CONTROLLED FREQUENCY BREATHING HAS NO TRAINING BENEFIT
Town, G. P., & Vanness, M. J. (1990). Conditioning swimmers: aerobic and anaerobic responses to controlled frequency breathing under watchful eye. Swimming Technique, May-July, 8-12.
Fourteen Wheaton College swimmers in peak condition performed tethered swimming under increasing resistance loads. Different rates of controlled frequency breathing (CFB) were used.
CFB is a form of hypoxic training (breathing occurs less often than normal). Coaches maintain that this form of training improves both aerobic and anaerobic adaptation as well as developing a tolerance for higher levels of blood lactate.
This study failed to show a relationship between CFB and elevated blood lactate levels. Under the condition of breathing once every eight strokes VO2 was not maintained. There was a proportional decrease in ventilation associated with increased breathing restriction, but tidal volume increased as a compensatory response. As CFB increased, stroke mechanics worsened (the rate increased as CFB increased).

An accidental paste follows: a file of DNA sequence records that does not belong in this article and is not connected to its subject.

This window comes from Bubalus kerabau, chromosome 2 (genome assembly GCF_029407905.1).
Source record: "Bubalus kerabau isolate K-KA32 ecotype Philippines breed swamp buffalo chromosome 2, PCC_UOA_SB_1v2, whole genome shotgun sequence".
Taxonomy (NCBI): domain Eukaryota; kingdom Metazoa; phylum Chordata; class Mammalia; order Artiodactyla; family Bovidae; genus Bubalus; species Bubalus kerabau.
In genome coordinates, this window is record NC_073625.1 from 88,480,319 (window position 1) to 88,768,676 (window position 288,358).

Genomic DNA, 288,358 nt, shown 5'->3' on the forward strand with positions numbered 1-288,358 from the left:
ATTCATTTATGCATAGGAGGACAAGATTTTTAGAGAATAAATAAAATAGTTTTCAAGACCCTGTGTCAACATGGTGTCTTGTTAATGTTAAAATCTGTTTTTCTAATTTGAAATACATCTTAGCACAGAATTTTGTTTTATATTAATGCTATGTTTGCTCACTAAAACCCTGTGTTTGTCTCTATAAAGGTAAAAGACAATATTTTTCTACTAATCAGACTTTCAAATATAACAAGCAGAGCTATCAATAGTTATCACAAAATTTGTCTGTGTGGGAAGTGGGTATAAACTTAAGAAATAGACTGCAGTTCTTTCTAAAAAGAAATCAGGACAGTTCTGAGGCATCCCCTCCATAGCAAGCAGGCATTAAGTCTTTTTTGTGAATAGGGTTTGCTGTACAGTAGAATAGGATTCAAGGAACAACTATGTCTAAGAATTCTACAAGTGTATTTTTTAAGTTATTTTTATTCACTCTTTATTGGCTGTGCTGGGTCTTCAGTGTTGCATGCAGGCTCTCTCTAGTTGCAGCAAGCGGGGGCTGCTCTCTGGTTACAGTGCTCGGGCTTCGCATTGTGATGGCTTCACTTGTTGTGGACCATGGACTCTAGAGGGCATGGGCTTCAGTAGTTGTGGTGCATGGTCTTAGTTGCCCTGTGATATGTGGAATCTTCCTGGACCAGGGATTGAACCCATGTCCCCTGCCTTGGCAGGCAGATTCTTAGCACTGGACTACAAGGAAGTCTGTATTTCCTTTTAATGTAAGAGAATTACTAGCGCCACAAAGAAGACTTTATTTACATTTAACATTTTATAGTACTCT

Implication. There appears to be no positive training effect or value to using CFB as a training activity. It may be counter-productive. Since the swimmer needs to compensate for the loss of breath by increasing the amount of strokes used, concentration on technique deteriorates. Worsening a technique has no value.
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